Wondertoonel der Nature

This image comes from Wondertooneel der Nature, an early 18th century book showcasing the cabinet of curiosity of a Dutch cloth merchant named Levinus Vincent. BibliOdyssey posted more pages from Vincent's book and also an except from a modern article titled "Scientific Symmetries" by Emma Spary that contains more background on the collection and collector. From that article:
 39262 2708082730102177954S600X600Q85 "Rather than presenting himself as the author, Vincent sought to use the printed page as a way of displaying the authorship of the natural world. Descriptions of his remarkable collection and copper-plate engravings intervened between odes to God and His Creation – and to Levinus Vincent and his – written by visitors to the Cabinet numbering amongst Vincent’s friends. [..]

The first, 'Wondertooneel der Nature' (Theatre of Nature’s Marvels), appeared in 1706. Most of the subsequent descriptions of his collection differed largely in the number of eulogizing poems or the length and detail of the description of specimens, and are not clearly identifiable as separate books. [..]

For Vincent and his circle, these publications served a mediating function in the interpretation of the cabinet. No-one, gazing upon the multiplicity of natural productions, could fail to worship God in His Creation. The readership was divided into 'Liefhebbers', or lovers of natural productions and of God, and atheists, who were alternately bidden to “come before the light, and learn ... in all these works to observe the actions of the Supreme Artist” or to keep quiet: “Every animal has a tongue, to find out your guilt against you.”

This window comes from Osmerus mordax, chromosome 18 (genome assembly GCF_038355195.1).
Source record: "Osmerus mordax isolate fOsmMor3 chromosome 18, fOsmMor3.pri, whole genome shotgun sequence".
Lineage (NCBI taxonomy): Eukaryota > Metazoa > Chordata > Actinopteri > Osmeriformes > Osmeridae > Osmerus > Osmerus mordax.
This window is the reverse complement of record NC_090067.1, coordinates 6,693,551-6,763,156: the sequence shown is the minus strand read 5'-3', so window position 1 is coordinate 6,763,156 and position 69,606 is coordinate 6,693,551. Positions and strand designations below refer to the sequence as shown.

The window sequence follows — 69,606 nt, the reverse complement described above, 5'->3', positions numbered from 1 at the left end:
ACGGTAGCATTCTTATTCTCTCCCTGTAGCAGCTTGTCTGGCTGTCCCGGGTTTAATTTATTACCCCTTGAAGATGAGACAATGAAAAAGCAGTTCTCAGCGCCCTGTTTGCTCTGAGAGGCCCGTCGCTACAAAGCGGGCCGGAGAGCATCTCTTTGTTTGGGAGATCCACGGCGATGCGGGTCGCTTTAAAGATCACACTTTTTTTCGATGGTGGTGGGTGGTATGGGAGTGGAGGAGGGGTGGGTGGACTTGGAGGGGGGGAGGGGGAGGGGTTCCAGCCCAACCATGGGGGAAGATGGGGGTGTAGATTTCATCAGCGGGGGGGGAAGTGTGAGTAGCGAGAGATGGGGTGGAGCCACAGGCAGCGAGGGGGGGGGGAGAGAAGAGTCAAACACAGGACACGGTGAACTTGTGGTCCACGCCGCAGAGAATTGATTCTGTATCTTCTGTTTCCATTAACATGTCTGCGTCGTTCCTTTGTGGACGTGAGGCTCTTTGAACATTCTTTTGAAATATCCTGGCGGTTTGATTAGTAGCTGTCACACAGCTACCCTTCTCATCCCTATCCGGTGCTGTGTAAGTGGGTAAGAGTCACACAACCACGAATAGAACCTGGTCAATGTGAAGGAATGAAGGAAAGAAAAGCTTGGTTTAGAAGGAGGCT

1. Just to point out the obvious… The curiosity cabinet has it parallels in what boing boing does today. I love the way in which this site showcases the work of others for the edification of all. Keep it up guys.

  2. @Lightfoote (#1), you just made my week. Thank you. I often think about Boing Boing like that too. We really appreciate you spending time here with us.

  3. Hi, I’m really glad you liked my article “Scientific Symmetries” enough to post it on boing boing. It would have been even better if you could name the author. Historians work hard to write their articles and get no financial rewards for them, usually (as in this case). So–if you like it, cite it! :-)
    Emma Spary, Wellcome Trust Centre for the History of Medicine, London, England.

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